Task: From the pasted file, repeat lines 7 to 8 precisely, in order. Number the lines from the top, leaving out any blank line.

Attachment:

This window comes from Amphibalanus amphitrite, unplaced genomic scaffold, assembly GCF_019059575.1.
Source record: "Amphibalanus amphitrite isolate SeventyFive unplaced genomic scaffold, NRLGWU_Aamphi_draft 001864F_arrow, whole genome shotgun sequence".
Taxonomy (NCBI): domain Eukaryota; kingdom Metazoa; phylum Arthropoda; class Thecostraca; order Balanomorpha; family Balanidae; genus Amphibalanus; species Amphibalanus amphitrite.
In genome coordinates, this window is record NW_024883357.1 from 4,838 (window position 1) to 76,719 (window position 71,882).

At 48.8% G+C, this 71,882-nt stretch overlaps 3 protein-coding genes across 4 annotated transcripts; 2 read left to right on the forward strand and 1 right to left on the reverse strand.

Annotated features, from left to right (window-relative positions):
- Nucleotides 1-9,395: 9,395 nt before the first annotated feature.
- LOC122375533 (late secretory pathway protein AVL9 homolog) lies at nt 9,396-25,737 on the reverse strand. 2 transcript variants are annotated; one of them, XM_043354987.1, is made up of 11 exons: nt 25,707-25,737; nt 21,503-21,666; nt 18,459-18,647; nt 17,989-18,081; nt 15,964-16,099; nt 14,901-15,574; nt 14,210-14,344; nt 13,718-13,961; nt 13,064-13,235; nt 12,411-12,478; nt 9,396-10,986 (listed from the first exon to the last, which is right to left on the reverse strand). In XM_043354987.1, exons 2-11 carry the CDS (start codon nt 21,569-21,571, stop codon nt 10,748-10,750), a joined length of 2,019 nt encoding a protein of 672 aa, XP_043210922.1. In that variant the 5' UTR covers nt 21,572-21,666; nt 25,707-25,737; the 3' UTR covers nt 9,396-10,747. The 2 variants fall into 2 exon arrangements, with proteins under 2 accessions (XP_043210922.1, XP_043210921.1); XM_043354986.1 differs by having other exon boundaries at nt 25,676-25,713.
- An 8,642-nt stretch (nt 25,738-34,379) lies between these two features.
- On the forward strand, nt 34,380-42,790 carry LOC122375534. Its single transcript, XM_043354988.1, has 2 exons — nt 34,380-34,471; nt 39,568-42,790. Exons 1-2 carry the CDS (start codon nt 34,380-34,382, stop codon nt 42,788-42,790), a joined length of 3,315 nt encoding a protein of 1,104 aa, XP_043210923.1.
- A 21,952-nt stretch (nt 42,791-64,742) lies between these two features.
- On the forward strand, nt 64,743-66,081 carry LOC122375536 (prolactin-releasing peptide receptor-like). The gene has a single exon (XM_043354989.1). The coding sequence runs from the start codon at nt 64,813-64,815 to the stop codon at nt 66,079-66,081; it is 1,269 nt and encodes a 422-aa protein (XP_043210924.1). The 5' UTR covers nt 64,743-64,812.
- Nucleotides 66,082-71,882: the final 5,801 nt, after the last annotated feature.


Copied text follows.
- Nucleotides 1-9,395: 9,395 nt before the first annotated feature.
- LOC122375533 (late secretory pathway protein AVL9 homolog) lies at nt 9,396-25,737 on the reverse strand. 2 transcript variants are annotated; one of them, XM_043354987.1, is made up of 11 exons: nt 25,707-25,737; nt 21,503-21,666; nt 18,459-18,647; nt 17,989-18,081; nt 15,964-16,099; nt 14,901-15,574; nt 14,210-14,344; nt 13,718-13,961; nt 13,064-13,235; nt 12,411-12,478; nt 9,396-10,986 (listed from the first exon to the last, which is right to left on the reverse strand). In XM_043354987.1, exons 2-11 carry the CDS (start codon nt 21,569-21,571, stop codon nt 10,748-10,750), a joined length of 2,019 nt encoding a protein of 672 aa, XP_043210922.1. In that variant the 5' UTR covers nt 21,572-21,666; nt 25,707-25,737; the 3' UTR covers nt 9,396-10,747. The 2 variants fall into 2 exon arrangements, with proteins under 2 accessions (XP_043210922.1, XP_043210921.1); XM_043354986.1 differs by having other exon boundaries at nt 25,676-25,713.